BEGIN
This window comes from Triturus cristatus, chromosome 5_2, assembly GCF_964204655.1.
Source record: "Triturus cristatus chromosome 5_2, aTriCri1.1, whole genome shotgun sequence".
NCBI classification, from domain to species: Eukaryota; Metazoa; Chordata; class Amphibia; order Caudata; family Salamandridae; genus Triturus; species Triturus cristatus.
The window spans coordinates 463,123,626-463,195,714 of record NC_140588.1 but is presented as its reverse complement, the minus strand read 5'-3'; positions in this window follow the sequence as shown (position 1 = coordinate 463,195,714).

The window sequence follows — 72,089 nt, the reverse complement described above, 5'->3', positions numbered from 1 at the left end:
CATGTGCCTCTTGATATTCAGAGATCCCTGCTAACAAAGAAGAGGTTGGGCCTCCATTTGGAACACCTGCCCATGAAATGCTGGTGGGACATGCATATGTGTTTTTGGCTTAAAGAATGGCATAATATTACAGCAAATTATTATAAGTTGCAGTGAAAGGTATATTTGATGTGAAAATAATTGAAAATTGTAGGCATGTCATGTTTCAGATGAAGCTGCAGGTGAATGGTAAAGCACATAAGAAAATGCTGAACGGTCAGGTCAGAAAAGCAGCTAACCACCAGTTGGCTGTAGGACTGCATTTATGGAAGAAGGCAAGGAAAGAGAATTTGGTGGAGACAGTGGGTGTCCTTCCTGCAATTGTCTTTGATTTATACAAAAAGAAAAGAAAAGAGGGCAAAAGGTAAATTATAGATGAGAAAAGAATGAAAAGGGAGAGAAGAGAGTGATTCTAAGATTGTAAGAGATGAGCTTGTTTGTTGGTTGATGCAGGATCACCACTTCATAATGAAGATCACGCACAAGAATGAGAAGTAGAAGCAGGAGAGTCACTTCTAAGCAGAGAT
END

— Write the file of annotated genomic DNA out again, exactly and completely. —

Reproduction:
This window comes from Triturus cristatus, chromosome 5_2, assembly GCF_964204655.1.
Source record: "Triturus cristatus chromosome 5_2, aTriCri1.1, whole genome shotgun sequence".
NCBI classification, from domain to species: Eukaryota; Metazoa; Chordata; class Amphibia; order Caudata; family Salamandridae; genus Triturus; species Triturus cristatus.
The window spans coordinates 463,123,626-463,195,714 of record NC_140588.1 but is presented as its reverse complement, the minus strand read 5'-3'; positions in this window follow the sequence as shown (position 1 = coordinate 463,195,714).

The window sequence follows — 72,089 nt, the reverse complement described above, 5'->3', positions numbered from 1 at the left end:
CATGTGCCTCTTGATATTCAGAGATCCCTGCTAACAAAGAAGAGGTTGGGCCTCCATTTGGAACACCTGCCCATGAAATGCTGGTGGGACATGCATATGTGTTTTTGGCTTAAAGAATGGCATAATATTACAGCAAATTATTATAAGTTGCAGTGAAAGGTATATTTGATGTGAAAATAATTGAAAATTGTAGGCATGTCATGTTTCAGATGAAGCTGCAGGTGAATGGTAAAGCACATAAGAAAATGCTGAACGGTCAGGTCAGAAAAGCAGCTAACCACCAGTTGGCTGTAGGACTGCATTTATGGAAGAAGGCAAGGAAAGAGAATTTGGTGGAGACAGTGGGTGTCCTTCCTGCAATTGTCTTTGATTTATACAAAAAGAAAAGAAAAGAGGGCAAAAGGTAAATTATAGATGAGAAAAGAATGAAAAGGGAGAGAAGAGAGTGATTCTAAGATTGTAAGAGATGAGCTTGTTTGTTGGTTGATGCAGGATCACCACTTCATAATGAAGATCACGCACAAGAATGAGAAGTAGAAGCAGGAGAGTCACTTCTAAGCAGAGAT